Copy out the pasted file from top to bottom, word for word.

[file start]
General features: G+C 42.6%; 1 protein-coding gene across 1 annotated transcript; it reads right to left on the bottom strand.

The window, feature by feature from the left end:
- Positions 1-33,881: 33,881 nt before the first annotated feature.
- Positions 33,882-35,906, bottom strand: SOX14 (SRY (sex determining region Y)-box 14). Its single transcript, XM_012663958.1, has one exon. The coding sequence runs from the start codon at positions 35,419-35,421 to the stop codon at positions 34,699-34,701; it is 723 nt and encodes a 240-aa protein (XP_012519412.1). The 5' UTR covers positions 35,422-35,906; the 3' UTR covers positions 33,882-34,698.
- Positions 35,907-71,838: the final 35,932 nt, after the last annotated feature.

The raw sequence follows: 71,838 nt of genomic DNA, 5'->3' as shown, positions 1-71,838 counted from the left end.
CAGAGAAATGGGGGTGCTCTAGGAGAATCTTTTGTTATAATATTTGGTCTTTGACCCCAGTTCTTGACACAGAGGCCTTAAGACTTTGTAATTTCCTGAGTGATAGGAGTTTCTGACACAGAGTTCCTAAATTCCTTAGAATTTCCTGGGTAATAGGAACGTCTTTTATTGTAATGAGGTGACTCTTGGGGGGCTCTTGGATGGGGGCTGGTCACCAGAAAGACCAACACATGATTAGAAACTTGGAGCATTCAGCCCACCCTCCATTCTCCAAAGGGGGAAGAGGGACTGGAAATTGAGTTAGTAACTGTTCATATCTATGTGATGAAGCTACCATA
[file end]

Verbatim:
General features: G+C 42.6%; 1 protein-coding gene across 1 annotated transcript; it reads right to left on the bottom strand.

The window, feature by feature from the left end:
- Positions 1-33,881: 33,881 nt before the first annotated feature.
- Positions 33,882-35,906, bottom strand: SOX14 (SRY (sex determining region Y)-box 14). Its single transcript, XM_012663958.1, has one exon. The coding sequence runs from the start codon at positions 35,419-35,421 to the stop codon at positions 34,699-34,701; it is 723 nt and encodes a 240-aa protein (XP_012519412.1). The 5' UTR covers positions 35,422-35,906; the 3' UTR covers positions 33,882-34,698.
- Positions 35,907-71,838: the final 35,932 nt, after the last annotated feature.

The raw sequence follows: 71,838 nt of genomic DNA, 5'->3' as shown, positions 1-71,838 counted from the left end.
CAGAGAAATGGGGGTGCTCTAGGAGAATCTTTTGTTATAATATTTGGTCTTTGACCCCAGTTCTTGACACAGAGGCCTTAAGACTTTGTAATTTCCTGAGTGATAGGAGTTTCTGACACAGAGTTCCTAAATTCCTTAGAATTTCCTGGGTAATAGGAACGTCTTTTATTGTAATGAGGTGACTCTTGGGGGGCTCTTGGATGGGGGCTGGTCACCAGAAAGACCAACACATGATTAGAAACTTGGAGCATTCAGCCCACCCTCCATTCTCCAAAGGGGGAAGAGGGACTGGAAATTGAGTTAGTAACTGTTCATATCTATGTGATGAAGCTACCATA